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Judge rejects some of Indiana's claims against IBM

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The core issue in a dispute over a project to modernize Indiana's welfare system — whether IBM breached the billion-dollar contract — wasn't addressed when a judge dismissed 17 of the state's claims against the computer giant, an attorney for the state said Monday.

A Marion County judge rejected the state's allegations that IBM provided false information during the project. One of the dismissed claims would have allowed the state to collect triple damages.

"The main complaint against IBM for us is breach of contract ... and this does nothing with respect to that," said Peter Rusthoven, one of the private attorneys representing the state in this case. "The main issue is whether they did what they said they would."

Judge David Dreyer, who issued the order Sunday, is presiding over a trial that started last month of dueling lawsuits concerning the state's cancellation of IBM's nearly $1.4 billion contract with the Family and Social Services Administration. Gov. Mitch Daniels killed the contract in 2009, less than three years into its scheduled 10-year span amid wide-ranging performance complaints from clients, their advocates and federal officials.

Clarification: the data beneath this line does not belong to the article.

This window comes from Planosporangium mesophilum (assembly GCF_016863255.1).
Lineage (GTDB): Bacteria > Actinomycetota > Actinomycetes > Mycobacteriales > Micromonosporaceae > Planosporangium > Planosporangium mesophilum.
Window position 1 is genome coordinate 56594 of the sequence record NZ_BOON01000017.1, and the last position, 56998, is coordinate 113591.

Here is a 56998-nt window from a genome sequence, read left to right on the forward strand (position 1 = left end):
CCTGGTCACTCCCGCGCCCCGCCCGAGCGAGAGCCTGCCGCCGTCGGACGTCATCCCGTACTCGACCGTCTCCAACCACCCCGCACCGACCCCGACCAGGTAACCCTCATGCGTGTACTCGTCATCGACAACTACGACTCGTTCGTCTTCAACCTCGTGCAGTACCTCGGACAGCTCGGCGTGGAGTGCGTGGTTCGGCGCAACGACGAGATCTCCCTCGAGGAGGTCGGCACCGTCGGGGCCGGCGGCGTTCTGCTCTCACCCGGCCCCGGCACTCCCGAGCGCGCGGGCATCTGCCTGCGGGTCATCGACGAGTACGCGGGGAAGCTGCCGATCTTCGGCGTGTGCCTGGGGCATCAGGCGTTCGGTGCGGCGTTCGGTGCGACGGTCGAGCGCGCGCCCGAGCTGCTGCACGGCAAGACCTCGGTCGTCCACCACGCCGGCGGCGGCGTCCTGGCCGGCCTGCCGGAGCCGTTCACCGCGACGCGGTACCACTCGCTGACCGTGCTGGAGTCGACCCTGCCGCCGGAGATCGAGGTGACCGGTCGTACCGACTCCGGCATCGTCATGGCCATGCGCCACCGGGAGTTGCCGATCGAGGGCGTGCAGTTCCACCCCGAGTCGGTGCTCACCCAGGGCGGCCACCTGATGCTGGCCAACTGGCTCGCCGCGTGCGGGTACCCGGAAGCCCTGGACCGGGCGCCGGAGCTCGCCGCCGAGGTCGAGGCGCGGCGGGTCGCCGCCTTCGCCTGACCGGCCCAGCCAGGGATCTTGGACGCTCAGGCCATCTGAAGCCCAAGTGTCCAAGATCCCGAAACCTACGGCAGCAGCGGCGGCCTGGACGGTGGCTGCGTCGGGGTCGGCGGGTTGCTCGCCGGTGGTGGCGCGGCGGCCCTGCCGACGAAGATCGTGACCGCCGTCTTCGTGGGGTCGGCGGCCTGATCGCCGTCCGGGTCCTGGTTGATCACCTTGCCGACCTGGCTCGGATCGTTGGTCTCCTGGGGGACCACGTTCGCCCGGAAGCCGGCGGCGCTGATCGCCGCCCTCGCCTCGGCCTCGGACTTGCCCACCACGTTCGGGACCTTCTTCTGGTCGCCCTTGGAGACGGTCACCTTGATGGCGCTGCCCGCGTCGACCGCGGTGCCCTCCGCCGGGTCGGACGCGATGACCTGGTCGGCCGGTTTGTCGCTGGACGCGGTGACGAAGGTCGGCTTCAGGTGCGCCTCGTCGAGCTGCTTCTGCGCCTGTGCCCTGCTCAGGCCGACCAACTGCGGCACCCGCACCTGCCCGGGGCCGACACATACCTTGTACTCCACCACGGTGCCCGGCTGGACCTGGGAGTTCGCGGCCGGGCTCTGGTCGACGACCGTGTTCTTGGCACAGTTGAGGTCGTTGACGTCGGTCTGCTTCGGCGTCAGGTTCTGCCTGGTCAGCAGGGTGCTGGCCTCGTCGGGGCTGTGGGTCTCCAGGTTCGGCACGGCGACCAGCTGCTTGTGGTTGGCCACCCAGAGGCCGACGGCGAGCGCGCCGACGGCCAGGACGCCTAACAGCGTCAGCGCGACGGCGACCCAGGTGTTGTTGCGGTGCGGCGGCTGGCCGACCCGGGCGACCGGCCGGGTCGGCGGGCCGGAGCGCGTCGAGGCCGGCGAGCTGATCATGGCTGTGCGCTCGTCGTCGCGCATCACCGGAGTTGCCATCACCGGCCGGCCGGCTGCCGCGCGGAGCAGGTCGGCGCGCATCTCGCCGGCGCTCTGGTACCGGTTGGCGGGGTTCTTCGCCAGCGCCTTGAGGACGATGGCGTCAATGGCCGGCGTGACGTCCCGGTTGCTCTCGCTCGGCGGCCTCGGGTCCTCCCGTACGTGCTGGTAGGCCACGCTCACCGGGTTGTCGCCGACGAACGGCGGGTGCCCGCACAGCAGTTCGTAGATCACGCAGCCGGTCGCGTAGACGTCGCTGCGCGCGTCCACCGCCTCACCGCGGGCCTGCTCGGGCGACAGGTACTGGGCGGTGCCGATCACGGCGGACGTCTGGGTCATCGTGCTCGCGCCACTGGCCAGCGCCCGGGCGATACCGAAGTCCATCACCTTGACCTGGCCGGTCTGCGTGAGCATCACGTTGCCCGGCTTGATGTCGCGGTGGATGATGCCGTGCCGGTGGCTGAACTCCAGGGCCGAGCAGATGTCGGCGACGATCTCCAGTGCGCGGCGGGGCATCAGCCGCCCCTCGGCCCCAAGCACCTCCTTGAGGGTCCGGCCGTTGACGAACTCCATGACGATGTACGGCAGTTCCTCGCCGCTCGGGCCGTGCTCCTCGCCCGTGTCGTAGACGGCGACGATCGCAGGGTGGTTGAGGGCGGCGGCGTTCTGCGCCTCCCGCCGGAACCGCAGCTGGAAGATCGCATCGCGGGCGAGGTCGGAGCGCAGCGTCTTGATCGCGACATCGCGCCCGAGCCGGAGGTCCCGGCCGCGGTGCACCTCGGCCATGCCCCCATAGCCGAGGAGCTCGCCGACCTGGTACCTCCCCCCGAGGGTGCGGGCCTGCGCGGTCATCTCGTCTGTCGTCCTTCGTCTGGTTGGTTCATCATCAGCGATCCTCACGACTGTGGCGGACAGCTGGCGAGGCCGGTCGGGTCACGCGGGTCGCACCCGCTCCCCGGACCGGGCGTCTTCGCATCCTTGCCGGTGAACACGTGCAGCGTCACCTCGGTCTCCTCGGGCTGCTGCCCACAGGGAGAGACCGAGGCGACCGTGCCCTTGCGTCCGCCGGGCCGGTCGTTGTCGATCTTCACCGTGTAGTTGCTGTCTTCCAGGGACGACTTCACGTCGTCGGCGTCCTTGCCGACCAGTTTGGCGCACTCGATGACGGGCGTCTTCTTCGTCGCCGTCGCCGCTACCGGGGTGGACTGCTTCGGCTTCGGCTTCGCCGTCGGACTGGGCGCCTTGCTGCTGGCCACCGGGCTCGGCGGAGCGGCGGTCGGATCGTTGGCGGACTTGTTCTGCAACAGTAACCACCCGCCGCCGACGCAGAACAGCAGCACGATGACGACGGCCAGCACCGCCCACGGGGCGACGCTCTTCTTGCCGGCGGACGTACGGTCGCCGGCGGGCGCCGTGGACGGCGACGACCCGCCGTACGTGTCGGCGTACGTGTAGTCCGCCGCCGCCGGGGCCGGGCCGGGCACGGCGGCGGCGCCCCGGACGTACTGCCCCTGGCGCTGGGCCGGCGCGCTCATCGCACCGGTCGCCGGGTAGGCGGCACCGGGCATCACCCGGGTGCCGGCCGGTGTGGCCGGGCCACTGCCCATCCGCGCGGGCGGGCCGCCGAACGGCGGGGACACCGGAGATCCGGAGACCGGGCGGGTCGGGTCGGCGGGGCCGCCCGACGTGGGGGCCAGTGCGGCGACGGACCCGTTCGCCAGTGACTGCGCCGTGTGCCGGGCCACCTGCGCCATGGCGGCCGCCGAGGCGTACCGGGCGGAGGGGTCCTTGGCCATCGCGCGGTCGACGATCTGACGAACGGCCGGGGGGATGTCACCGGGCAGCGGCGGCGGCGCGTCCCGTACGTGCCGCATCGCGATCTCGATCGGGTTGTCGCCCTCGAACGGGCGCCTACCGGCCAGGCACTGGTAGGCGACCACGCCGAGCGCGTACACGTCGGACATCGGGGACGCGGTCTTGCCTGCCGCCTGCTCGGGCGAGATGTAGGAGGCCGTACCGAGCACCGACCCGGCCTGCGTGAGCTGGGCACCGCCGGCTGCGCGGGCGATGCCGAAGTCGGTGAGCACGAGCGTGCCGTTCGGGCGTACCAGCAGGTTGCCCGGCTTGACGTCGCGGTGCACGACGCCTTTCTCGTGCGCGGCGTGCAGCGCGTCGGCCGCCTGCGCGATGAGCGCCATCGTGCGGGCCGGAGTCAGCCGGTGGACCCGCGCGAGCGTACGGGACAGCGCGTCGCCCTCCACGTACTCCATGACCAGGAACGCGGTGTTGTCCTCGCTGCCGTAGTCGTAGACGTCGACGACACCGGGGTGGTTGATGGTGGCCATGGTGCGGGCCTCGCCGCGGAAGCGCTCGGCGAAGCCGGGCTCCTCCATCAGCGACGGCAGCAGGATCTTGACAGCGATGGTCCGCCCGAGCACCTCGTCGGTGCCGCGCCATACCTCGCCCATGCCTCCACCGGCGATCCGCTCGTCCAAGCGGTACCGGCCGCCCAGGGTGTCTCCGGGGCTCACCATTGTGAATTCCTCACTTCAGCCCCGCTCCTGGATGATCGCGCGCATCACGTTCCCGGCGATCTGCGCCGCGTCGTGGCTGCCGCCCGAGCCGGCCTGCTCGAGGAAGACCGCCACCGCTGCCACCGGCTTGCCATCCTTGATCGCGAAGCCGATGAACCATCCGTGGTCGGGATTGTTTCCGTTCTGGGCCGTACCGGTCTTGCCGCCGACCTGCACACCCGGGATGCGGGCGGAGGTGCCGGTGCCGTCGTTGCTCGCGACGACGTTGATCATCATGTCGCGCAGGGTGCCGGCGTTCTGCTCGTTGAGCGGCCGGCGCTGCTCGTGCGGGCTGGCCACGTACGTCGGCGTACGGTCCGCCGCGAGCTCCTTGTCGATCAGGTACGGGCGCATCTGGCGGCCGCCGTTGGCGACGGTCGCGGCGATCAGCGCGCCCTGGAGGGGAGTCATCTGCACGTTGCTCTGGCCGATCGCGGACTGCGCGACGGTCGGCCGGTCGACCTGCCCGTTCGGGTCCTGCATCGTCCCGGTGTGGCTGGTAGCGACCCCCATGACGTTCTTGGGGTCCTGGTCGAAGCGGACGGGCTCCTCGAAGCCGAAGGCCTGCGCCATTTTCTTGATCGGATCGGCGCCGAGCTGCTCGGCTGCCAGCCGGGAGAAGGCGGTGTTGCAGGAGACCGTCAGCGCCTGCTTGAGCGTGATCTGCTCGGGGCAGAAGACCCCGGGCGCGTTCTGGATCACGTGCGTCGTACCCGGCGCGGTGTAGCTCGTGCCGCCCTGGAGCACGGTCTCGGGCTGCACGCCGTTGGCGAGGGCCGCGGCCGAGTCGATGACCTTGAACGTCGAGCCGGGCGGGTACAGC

Indiana is suing IBM for the $437 million it paid the company, and IBM is countersuing for about $100 million that it claims it's still owed.

The judge denied the state's claims that it was the victim of a crime, which would have made it eligible to collect triple damages, and that IBM's countersuit was frivolous.

"The State has introduced no credible evidence that IBM knowingly or intentionally made any false Statements to the State or any other governmental entity," Dreyer wrote in the eight-page order, which granted IBM's motion for summary judgment on some of the claims.

The company applauded the ruling and said it was looking forward to continuing its case this week.

"IBM's commitment serving the citizens of Indiana with the highest standards of business ethics and professional conduct has always been a priority," IBM said in a statement Sunday. A company spokesman said Monday that IBM would have no further comment on the order.

Rusthoven, the state's attorney, said the judge's order didn't set back the state's case because it affected only one area of the dispute and not the breach of contract claims. But he said the state's attorneys disagreed with the judge's order.

An expert in contract law generally agreed with Rusthoven.

"Typically, there are lots of claims that get thrown out and losing on some of those, you expect that," said Antony Page, a professor at Indiana University's McKinney School of Law in Indianapolis. "It's possible that the meat of the complaint is still there."

He said the state faced an uphill battle to win its claims that IBM's alleged falsehoods had risen to the criminal level.

"You're having to prove that the guy's a liar," Page said. "That's hard to do."

The trial in Marion County Superior Court began Feb. 27. Rusthoven said the trial likely will last into next week, and he doesn't expect the judge to rule for several weeks after that.

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